Going Green at Work

Many of us spend more time at work than at home – in fact, according to a Gallup poll, the average employed adult spends between 35-44 hours per week working.  Going green in small businessAnd yet, while we may go to a lot of effort to make our home more eco-friendly, we don’t always apply the same standards to our work place.  Here are a few easy tips on how to go greener at the workplace.

Carpool – Offering carpool incentives may just make the difference in getting your employees to be more environmentally conscious.  It could be paid parking or some other perk, but once they start carpooling they will realize the amount of money they can save on gas.  And, there is always public transportation, biking and walking.  Consider the eco benefits of telecommuting if possible – e-mailing, instant-messaging and videoconferencing – your employees will love this idea.

Save a Tree – Use recycled paper whenever possible on everything from paper and envelopes to letterheads and business, all promotional supplies such as flyers and posters, and other paper goods such as paper towels, toilet paper and water cups.  Just think of all of those thousands of beautiful trees you’re saving.  Use recycled ink and toner to lessen the environmental waste.  On average recycled goods only cost about 5% more – it’s worth it.  Email whenever possible and you will reduce the paper used for all of those letters and reduce your postage bill.  While going totally paperless may not be realistic, only print when necessary and cut down whenever possible by emailing interoffice memos and using overheads for meetings.

Power Down – Make sure everyone uses the energy-saving mode on their electronics.  Turning off and even unplugging all electronics when not in use and especially when they leave for the day can not only help the environment but also lower your bills.  Use eco-friendly light bulbs, make use of natural light and turn off lights in a room that is not used regularly.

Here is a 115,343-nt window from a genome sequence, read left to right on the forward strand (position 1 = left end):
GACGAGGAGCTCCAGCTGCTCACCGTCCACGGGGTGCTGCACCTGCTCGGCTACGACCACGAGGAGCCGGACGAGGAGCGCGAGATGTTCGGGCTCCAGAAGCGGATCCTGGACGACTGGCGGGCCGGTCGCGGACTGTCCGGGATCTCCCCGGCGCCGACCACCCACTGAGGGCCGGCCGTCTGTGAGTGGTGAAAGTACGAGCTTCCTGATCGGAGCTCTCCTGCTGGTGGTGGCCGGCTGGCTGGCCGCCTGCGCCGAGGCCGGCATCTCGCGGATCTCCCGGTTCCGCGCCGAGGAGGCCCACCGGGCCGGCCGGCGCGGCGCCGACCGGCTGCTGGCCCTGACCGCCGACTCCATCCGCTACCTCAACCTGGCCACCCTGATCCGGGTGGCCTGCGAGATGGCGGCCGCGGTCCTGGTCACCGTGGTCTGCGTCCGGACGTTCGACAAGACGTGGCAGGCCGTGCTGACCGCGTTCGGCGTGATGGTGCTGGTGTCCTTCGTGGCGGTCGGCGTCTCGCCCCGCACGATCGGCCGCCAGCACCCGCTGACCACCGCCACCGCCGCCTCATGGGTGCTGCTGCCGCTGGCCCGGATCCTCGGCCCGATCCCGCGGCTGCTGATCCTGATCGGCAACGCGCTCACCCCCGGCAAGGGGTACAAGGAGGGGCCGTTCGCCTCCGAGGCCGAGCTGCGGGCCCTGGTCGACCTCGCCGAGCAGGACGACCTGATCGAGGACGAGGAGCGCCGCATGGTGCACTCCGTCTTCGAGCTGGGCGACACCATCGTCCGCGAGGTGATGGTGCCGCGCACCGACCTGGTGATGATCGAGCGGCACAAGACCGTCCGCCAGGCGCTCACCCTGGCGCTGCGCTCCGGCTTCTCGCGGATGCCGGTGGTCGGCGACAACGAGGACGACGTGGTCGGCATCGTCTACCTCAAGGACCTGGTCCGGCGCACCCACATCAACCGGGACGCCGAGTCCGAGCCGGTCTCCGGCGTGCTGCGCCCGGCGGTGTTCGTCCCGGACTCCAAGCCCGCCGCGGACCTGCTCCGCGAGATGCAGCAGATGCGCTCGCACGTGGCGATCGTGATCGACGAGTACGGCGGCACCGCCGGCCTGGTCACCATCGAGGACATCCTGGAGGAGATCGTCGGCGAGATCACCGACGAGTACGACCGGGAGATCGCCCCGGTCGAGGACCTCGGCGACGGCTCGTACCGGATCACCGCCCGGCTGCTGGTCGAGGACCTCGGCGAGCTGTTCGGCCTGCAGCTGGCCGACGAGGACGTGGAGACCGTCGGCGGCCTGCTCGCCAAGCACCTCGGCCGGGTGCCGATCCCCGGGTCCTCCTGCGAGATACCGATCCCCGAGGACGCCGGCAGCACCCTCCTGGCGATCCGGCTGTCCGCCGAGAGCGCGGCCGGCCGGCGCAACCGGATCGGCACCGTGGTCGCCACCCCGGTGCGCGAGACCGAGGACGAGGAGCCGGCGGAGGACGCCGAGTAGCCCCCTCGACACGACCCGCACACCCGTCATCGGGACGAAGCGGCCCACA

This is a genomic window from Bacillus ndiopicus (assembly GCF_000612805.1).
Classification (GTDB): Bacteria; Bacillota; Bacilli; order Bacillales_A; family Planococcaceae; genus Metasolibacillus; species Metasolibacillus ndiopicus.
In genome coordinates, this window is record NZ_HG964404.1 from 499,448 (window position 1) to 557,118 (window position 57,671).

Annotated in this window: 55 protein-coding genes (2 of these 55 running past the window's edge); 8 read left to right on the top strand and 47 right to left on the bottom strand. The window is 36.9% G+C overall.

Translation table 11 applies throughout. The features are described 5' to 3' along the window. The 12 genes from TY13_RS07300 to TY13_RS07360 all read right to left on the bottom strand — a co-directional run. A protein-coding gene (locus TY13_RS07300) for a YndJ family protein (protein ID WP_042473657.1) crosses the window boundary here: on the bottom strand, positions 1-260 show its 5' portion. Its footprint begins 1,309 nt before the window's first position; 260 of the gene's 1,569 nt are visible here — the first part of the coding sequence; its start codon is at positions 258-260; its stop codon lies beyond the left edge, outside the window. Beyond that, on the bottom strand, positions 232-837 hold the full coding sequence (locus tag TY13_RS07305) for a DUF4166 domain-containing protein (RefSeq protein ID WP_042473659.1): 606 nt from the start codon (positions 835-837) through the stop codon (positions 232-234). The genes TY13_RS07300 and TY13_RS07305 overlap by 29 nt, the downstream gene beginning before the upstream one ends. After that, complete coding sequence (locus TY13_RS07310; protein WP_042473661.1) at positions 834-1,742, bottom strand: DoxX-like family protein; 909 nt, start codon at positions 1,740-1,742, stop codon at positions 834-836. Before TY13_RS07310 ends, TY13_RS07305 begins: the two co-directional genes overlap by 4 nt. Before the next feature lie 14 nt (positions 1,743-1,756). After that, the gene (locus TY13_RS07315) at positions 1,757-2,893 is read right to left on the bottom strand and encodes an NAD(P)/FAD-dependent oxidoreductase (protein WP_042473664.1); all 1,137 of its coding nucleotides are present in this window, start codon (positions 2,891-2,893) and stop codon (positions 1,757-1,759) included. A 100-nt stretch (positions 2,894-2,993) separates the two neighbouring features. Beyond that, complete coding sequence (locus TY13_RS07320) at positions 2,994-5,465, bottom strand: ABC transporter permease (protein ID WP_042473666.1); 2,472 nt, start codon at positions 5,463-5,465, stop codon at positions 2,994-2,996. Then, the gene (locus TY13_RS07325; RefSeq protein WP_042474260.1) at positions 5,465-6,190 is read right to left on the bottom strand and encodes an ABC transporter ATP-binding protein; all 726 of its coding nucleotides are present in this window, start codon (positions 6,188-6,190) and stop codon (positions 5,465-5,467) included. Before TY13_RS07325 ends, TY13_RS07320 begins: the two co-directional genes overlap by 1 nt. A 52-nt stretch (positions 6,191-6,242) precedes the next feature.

Reduce, Reuse and Recycle – You can recycle most paper that you’re not shredding, just turn it over.  And shredded documents can be reused for shipping to customers, either yours, or maybe a business nearby can use it.  Recycle old furniture such as desks and chairs by donating them and get a tax write off too.  Old computers can be revamped and reused by many charities.

Go Casual – Most dry cleaners use chemicals that are dangerous for you and the environment, so avoiding clothing that need dry-cleaning is a good idea.  Not requiring suits in the summer months will keep everyone not only happier, but cooler, which will lower your AC bill.  And really just a more casual dress code is a greener option for many reasons, so even if it’s just casual Friday, do what you can to dress it down.

Break for the Environment – Every little bit helps; from organic coffee and snacks to reusable mugs helps create a smaller footprint.   Paper and plastics from the vending machine can be recycled and no more disposable cups at the water cooler.  When ordering lunch buy local and consider vegetarian alternatives, you may find you like it.

Clean Green – Use non-toxic cleaning supplies when possible.  There are many brands to choose from that are eco-friendly and clean just as well.  If you hire a cleaner ask them what they use.

These are just a few of the practices which you may adopt to make your workplace more eco-friendly.  There are many other changes you can make to reduce your business’s negative effects on the environment.   Maybe challenge your employees to come up with more ideas and even give bonuses for the most creative ones.

About Kiernan Hopkins

Kiernan Hopkins graduated from University of San Diego in 2010 with a degree in Business Administration. Kiernan now works as an outreach coordinator, and public relations associate for the Brooklyn based Law Offices of Jay S. Knispel, LLC. Kiernan is also a consistent guest contributor to a number of different legal news and small business blogs, including the Huffington Post.